Sticking To Your New Year's Resolutions

Calendar and Apple by Maren Sederquist, MES, CSCS, PES, CPT

New Year’s resolutions have gotten a bad rap. So bad in fact, that I even stopped making them years ago. It seemed to me that no one ever kept their resolutions, so they became silly to even try to attempt. The thing is, I actually like the idea of them. I like the idea of trying to improve myself. I just didn’t want to jinx myself by making a “resolution”, because no one ever keeps them. So I secretly started making resolutions. I just called them goals, and made them on a different day of the year! I even wrote them down and compared them year after year. I found that I actually made progress each year, and was able to refocus on the ones that needed more work. Why is it that I kept my “resolutions”? I really don’t think it had anything to do with the fact that called them something else and made them on a different day of the year, I think it’s just because of how I made them, and applied them.

Here are my tips:

  • Make true resolutions, not wishes. You have to be passionate about your resolution and committed to making the change in your life.
  • Make a promise to your self to stick to your plan. You have control over what happens to you.
  • Don’t make too many resolutions. Keep your resolutions few enough that you can maintain focus.
  • Make your resolutions as specific as possible, and be specific about how you’re going to meet them.
  • Be realistic with the amount of time you have available, and what you can take on.
  • Make a detailed plan for achieving your resolutions, looking at obstacles you’re likely to meet, and decide how you’re going to overcome them. Having a clear sense of direction will empower you to beat the resistance you’ll meet.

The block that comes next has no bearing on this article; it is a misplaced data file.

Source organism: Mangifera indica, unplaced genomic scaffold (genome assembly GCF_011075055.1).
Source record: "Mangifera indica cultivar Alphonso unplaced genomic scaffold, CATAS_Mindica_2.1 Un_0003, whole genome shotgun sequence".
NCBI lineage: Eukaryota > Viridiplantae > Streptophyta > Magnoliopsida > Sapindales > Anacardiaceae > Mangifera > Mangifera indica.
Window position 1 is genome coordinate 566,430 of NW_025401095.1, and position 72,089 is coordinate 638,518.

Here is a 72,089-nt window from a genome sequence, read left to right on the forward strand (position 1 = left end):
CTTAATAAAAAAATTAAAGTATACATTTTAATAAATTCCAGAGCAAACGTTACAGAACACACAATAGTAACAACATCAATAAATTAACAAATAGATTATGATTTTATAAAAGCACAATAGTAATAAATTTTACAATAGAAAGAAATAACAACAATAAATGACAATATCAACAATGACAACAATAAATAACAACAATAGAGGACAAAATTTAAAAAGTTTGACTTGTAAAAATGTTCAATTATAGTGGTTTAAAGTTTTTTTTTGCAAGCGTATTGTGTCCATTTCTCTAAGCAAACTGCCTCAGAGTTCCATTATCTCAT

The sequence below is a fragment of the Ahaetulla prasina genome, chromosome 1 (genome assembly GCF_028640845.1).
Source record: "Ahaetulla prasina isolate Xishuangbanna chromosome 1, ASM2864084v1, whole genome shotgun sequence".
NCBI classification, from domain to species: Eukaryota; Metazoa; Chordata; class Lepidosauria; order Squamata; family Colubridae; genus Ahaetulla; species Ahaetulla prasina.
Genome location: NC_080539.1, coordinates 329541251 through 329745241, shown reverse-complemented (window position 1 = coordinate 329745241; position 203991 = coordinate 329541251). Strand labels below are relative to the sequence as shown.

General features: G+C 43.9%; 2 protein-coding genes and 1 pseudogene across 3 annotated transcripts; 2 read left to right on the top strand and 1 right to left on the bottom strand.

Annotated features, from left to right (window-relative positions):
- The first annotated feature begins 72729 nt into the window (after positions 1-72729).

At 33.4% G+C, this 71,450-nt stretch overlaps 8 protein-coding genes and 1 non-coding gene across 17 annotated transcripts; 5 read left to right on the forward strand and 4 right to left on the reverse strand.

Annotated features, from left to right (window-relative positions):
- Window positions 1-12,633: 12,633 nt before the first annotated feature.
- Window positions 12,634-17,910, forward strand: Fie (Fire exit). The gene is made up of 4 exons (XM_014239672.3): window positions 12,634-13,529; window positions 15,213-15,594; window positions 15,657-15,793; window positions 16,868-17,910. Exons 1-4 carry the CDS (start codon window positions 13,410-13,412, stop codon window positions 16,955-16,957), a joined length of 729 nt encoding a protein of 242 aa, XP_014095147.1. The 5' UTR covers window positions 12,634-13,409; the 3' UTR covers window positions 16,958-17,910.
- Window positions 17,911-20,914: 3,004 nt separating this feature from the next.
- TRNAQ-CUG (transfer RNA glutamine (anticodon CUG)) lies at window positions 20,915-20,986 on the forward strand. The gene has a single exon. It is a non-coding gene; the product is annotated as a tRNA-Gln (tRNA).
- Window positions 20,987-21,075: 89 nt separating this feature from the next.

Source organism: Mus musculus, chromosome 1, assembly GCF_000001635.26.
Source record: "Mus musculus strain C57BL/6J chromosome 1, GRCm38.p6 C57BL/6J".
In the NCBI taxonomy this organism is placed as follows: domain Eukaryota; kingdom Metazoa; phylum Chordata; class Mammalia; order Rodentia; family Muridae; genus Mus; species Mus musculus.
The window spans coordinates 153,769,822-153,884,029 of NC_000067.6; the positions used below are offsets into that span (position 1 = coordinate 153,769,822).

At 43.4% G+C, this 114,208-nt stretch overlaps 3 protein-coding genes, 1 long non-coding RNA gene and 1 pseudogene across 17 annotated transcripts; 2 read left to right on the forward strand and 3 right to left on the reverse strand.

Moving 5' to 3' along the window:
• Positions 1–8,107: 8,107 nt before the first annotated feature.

• Write your resolutions down to reinforce them.
  • Ask yourself what the advantages and disadvantages are of sticking to your resolution or not. Deal with any reward you may get for not accomplishing your goal by reminding yourself of the reward the rewards of success.
  • Set milestones so your resolutions don’t seem insurmountable. Track your progress and monitor it weekly. As you accomplish small goals, you’ll gain the self-confidence that will lead to larger successes.
  • Educate yourself. Make sure you have the information you need to be successful.
  • Make sure you’re making the resolution for yourself. You’re only going to accomplish the goals you want to, and that match your values, not the ones you think you need to.
  • Focus on what you DO want, not what you don’t want. Stop the negative resolutions like “I can’t lose weight”.
  • Be forgiving. It’s human nature to take a step backwards after you’ve taken two steps forward. Acknowledge that any change in appositive direction is a good one and worth a pat on the back, and get yourself back on track.
  • Know that you’re working on developing a habit, and it will become automatic after the initial hard part. Know that you may face some short term pain to reach your long term gain.
  • Respect the value of a bad habit and replace it with a new healthy habit instead of just giving it up.
  • Do your best to avoid triggers for a few weeks to change your habit patterns. If you know your weakness is candy on a coworker's desk, walk the long way around until you can resist.
  • Change your routine. Each time you do something different, you remind yourself of your resolutions. Open doors with your left hand or sit on a ball instead of a chair.
  • Have patience. Don’t be discouraged by bumps in the road. Plan on it. Be persistent and pick your self back up, and look at each setback as an opportunity to learn rather than complete failure. Relapse is a normal part of the change process.
  • Recruit friends and family in your efforts. People respect efforts toward self-improvement, and support is important to make your new routine a habit. Personal trainers and other health professionals can be sources of support too!

Here's wishing you a healthy new year
with success toward your resolutions!
Maren

 

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